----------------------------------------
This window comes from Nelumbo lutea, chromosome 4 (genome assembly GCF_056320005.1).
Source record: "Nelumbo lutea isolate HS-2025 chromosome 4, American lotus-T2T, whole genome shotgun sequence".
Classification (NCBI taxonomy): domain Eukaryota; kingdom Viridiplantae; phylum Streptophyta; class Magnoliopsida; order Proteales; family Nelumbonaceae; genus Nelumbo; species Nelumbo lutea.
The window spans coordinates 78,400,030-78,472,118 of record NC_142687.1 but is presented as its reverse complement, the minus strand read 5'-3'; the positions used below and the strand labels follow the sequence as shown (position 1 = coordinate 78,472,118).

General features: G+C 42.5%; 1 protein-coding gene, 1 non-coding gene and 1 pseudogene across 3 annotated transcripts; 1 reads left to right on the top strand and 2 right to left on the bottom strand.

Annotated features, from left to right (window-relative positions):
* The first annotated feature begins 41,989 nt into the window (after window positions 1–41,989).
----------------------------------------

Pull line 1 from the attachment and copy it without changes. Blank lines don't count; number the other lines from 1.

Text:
This window comes from Nelumbo lutea, chromosome 4 (genome assembly GCF_056320005.1).